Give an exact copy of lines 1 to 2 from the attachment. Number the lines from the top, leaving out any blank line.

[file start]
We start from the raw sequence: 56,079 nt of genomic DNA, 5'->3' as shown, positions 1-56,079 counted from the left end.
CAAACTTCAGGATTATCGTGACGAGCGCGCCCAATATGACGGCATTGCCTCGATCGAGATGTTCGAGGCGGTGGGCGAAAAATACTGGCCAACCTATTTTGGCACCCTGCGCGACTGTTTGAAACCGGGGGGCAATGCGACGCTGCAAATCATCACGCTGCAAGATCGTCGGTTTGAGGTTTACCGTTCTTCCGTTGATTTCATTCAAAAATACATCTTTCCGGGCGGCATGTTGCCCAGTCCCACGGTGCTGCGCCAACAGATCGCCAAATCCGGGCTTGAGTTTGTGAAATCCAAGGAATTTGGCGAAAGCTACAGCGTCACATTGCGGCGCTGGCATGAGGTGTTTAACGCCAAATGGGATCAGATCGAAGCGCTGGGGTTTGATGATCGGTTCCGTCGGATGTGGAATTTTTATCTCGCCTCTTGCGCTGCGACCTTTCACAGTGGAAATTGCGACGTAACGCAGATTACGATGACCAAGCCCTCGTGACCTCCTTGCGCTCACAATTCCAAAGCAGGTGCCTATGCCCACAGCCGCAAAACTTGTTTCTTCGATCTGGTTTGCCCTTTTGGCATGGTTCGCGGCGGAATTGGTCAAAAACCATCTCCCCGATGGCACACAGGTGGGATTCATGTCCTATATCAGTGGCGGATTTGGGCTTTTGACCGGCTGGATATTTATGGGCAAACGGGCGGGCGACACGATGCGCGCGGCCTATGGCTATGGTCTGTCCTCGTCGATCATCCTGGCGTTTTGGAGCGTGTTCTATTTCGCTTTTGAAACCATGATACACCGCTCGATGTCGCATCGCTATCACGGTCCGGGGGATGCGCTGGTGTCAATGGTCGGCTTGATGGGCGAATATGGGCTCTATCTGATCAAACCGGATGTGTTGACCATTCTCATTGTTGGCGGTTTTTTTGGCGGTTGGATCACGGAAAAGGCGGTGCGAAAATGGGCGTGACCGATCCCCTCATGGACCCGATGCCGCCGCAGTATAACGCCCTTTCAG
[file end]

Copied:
We start from the raw sequence: 56,079 nt of genomic DNA, 5'->3' as shown, positions 1-56,079 counted from the left end.
CAAACTTCAGGATTATCGTGACGAGCGCGCCCAATATGACGGCATTGCCTCGATCGAGATGTTCGAGGCGGTGGGCGAAAAATACTGGCCAACCTATTTTGGCACCCTGCGCGACTGTTTGAAACCGGGGGGCAATGCGACGCTGCAAATCATCACGCTGCAAGATCGTCGGTTTGAGGTTTACCGTTCTTCCGTTGATTTCATTCAAAAATACATCTTTCCGGGCGGCATGTTGCCCAGTCCCACGGTGCTGCGCCAACAGATCGCCAAATCCGGGCTTGAGTTTGTGAAATCCAAGGAATTTGGCGAAAGCTACAGCGTCACATTGCGGCGCTGGCATGAGGTGTTTAACGCCAAATGGGATCAGATCGAAGCGCTGGGGTTTGATGATCGGTTCCGTCGGATGTGGAATTTTTATCTCGCCTCTTGCGCTGCGACCTTTCACAGTGGAAATTGCGACGTAACGCAGATTACGATGACCAAGCCCTCGTGACCTCCTTGCGCTCACAATTCCAAAGCAGGTGCCTATGCCCACAGCCGCAAAACTTGTTTCTTCGATCTGGTTTGCCCTTTTGGCATGGTTCGCGGCGGAATTGGTCAAAAACCATCTCCCCGATGGCACACAGGTGGGATTCATGTCCTATATCAGTGGCGGATTTGGGCTTTTGACCGGCTGGATATTTATGGGCAAACGGGCGGGCGACACGATGCGCGCGGCCTATGGCTATGGTCTGTCCTCGTCGATCATCCTGGCGTTTTGGAGCGTGTTCTATTTCGCTTTTGAAACCATGATACACCGCTCGATGTCGCATCGCTATCACGGTCCGGGGGATGCGCTGGTGTCAATGGTCGGCTTGATGGGCGAATATGGGCTCTATCTGATCAAACCGGATGTGTTGACCATTCTCATTGTTGGCGGTTTTTTTGGCGGTTGGATCACGGAAAAGGCGGTGCGAAAATGGGCGTGACCGATCCCCTCATGGACCCGATGCCGCCGCAGTATAACGCCCTTTCAG